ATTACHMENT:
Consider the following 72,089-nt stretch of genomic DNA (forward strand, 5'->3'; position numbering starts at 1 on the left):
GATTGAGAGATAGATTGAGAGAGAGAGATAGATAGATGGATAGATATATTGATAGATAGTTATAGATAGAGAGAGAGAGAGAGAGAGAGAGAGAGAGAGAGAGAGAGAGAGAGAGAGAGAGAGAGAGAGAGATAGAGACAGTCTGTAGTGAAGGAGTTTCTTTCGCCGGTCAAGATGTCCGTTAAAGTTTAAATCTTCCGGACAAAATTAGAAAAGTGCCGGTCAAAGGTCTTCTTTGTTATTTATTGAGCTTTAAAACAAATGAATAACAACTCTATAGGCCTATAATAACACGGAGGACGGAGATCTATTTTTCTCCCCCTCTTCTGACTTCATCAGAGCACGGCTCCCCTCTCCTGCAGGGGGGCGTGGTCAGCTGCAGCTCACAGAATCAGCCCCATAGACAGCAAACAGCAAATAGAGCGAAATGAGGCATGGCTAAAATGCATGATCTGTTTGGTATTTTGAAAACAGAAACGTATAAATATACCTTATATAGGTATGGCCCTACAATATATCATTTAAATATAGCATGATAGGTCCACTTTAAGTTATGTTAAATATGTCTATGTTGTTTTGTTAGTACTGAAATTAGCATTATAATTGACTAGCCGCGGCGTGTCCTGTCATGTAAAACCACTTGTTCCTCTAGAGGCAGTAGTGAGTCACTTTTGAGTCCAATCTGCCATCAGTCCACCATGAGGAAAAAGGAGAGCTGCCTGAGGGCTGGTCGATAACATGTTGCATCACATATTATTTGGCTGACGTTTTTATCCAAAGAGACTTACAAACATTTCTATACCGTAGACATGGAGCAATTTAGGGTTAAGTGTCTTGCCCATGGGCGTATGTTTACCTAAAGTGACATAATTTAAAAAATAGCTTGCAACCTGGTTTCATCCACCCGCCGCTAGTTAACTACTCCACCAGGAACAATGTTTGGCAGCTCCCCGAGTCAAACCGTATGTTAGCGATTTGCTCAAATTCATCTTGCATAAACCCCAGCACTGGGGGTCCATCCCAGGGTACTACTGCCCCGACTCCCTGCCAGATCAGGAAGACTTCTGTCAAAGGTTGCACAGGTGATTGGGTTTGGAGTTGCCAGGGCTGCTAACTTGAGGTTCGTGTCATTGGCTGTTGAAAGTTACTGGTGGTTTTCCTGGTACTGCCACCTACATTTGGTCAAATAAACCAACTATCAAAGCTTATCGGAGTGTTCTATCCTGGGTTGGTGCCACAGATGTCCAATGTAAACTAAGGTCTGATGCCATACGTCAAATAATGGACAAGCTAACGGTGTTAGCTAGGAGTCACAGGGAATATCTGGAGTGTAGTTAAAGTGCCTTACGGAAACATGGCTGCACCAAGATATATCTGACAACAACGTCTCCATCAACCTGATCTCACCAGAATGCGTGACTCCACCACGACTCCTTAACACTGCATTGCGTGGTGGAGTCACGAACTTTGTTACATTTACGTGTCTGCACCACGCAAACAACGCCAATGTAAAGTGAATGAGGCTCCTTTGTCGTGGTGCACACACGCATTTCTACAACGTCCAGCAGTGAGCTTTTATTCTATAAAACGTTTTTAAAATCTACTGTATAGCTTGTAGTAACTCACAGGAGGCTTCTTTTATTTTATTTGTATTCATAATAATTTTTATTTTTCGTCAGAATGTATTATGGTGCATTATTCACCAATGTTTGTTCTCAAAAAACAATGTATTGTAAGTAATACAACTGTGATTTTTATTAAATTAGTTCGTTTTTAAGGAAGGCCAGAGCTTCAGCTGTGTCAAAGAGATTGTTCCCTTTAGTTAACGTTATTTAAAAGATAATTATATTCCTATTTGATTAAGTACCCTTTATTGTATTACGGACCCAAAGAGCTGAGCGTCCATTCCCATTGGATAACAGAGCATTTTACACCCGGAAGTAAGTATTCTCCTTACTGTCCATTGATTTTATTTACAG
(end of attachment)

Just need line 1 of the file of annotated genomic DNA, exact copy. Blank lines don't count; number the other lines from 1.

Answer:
Consider the following 72,089-nt stretch of genomic DNA (forward strand, 5'->3'; position numbering starts at 1 on the left):